Flying the flag for Hawick Common Riding

Flying the flag for Hawick Common RidingOne of the largest ever exhibitions of items relating to Hawick Common Riding and the Hawick Tradition is now open at Hawick Museum.

Entitled The Banner Blue, the exhibition coincides with the 500th anniversary of the 1514 Battle of Hornshole and is a collection of photographs and memorabilia, paintings, historic objects, documents and flags.

Three of the museum’s rooms have been dedicated to the exhibition, with ground floor displays exploring the form of the present-day Common Riding with pictures, photographs and objects. Ceremonies such as the Snuffin’ and the Colour-Bussing are explained, as are the roles of the principal figures such as the Cornet, the Acting Father and the Cornet’s Lass.

A special feature of the exhibition is Racing at the Common Haugh, an oil painting of the Common Riding of 1846 by A Kennedy, gifted to the town in 1900 and now part of the Hawick Museum collection.  Recently restored with funding from Hawick Archaeological Society, the painting shows horse racing taking place on the town’s Common Haugh in 1846 before the move to the present racecourse on the town moor.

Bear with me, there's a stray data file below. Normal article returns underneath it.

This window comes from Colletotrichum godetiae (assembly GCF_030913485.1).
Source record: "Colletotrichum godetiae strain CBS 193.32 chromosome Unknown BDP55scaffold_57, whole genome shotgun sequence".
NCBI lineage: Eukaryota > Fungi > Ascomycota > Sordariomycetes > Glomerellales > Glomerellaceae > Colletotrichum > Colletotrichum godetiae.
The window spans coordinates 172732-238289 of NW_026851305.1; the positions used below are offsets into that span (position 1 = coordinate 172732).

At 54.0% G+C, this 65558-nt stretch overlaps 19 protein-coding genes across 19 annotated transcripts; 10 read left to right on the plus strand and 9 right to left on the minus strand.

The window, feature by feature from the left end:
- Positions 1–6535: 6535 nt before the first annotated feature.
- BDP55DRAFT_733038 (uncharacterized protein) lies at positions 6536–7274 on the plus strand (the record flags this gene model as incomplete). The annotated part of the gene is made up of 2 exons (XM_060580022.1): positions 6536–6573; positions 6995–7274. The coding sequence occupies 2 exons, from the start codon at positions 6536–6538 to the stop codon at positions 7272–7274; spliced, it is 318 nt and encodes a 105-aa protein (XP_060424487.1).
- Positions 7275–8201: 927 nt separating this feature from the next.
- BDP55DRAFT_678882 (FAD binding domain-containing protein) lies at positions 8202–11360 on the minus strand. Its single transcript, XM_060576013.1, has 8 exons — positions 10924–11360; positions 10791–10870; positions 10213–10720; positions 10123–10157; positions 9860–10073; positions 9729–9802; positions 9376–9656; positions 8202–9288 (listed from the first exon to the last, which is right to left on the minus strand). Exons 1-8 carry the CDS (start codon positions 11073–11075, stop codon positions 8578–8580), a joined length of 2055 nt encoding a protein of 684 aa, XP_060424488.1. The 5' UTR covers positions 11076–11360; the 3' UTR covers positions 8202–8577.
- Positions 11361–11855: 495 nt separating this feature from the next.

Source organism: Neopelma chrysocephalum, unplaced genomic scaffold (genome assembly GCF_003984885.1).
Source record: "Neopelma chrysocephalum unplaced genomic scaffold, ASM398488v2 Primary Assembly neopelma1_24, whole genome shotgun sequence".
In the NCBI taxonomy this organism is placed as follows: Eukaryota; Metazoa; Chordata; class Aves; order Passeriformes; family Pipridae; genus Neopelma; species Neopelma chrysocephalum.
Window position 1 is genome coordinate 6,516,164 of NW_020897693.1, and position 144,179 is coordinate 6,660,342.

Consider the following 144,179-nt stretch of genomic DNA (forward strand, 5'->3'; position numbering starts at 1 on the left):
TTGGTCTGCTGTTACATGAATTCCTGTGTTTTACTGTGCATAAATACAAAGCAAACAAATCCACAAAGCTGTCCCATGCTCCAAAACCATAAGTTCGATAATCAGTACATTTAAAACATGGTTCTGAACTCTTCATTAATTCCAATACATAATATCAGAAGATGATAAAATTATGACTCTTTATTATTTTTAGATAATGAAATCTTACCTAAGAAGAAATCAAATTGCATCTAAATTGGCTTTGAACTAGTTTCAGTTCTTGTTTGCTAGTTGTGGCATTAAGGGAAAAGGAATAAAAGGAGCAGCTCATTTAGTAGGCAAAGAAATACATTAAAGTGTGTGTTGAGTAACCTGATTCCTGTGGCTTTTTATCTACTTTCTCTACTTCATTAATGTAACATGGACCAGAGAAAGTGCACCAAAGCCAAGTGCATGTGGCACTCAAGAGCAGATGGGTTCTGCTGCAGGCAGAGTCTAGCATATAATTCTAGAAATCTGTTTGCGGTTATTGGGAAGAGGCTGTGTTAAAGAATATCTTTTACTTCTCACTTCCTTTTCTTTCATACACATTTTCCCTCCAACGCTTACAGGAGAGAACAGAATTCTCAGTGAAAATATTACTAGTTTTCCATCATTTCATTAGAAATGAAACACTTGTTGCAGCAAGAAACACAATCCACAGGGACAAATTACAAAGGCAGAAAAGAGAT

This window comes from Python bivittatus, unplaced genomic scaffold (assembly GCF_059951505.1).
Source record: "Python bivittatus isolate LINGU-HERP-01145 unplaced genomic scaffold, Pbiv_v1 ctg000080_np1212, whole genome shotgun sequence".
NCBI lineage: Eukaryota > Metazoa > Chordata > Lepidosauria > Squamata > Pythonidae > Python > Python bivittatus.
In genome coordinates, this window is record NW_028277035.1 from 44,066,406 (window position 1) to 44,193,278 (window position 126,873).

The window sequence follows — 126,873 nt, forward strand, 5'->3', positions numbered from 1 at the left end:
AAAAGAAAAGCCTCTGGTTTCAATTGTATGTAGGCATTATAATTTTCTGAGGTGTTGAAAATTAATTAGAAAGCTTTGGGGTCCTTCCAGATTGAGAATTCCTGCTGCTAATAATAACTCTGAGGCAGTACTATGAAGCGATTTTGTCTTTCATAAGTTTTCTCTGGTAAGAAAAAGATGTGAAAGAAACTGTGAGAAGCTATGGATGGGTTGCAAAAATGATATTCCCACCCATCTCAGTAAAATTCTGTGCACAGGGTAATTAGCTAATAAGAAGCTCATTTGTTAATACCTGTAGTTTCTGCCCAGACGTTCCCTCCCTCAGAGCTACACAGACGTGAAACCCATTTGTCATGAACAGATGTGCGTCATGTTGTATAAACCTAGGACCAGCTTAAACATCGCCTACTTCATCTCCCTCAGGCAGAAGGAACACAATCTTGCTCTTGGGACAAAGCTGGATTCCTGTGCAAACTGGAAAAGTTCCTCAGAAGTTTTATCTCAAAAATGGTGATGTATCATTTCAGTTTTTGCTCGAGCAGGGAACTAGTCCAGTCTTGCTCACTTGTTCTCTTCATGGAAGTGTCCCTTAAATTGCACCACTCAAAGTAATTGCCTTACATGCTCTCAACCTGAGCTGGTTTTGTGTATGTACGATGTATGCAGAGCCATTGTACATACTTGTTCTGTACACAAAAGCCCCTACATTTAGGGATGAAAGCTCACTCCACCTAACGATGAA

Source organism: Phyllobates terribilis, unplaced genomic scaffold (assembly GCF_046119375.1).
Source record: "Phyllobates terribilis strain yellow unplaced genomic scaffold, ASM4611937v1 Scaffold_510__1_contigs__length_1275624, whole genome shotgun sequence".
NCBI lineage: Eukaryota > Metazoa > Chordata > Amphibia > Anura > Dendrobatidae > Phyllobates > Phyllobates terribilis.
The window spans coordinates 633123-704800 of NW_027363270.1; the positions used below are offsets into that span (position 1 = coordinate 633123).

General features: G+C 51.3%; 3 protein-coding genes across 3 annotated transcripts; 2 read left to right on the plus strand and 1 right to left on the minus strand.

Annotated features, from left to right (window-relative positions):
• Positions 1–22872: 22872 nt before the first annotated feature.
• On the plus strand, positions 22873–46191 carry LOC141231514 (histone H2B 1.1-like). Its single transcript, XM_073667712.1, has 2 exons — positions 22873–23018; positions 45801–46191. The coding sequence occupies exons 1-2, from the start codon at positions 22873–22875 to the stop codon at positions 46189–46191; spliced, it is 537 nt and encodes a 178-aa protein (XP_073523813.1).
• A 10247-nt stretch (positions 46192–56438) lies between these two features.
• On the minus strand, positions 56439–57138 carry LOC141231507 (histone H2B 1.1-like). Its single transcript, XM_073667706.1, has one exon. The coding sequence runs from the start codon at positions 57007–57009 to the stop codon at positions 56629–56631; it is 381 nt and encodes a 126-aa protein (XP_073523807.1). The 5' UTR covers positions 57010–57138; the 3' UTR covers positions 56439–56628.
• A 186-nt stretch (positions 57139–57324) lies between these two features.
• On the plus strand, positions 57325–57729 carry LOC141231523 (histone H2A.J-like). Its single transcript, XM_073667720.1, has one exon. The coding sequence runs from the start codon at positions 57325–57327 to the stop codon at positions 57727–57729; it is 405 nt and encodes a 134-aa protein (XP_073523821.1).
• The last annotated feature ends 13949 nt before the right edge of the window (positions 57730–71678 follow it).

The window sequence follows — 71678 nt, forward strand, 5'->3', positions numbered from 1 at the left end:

On display in the museum’s Waterfall Gallery are many historic items relating to the town of Hawick and its Tradition, including the town’s charter of 1537, the early town minute book from the 1600s and the oldest surviving Common Riding flag, dated back to 1707.  Also on display here are some of the oldest images and photographs of Cornets as well as the town drums from the 1800s and an early hand-written version of the song Teribus.  A lively video of the 2013 Common Riding can also be enjoyed in the gallery.

Hawick Museum is in Wilton Lodge Park, Hawick, TD9 7JL.  It is open from 10am to 12noon and 1pm-5pm from Monday to Friday and between 2pm and 5pm on Saturdays and Sundays. The Banner Blue will be on display until Sunday August 3 2014.  Admission is free.

Above:  Mounted Cornet carries the flag.
Gallery: Teribus handwritten sheet music, 1777 and Hawick in the 1100s by illustrator Allan Watt Robson.

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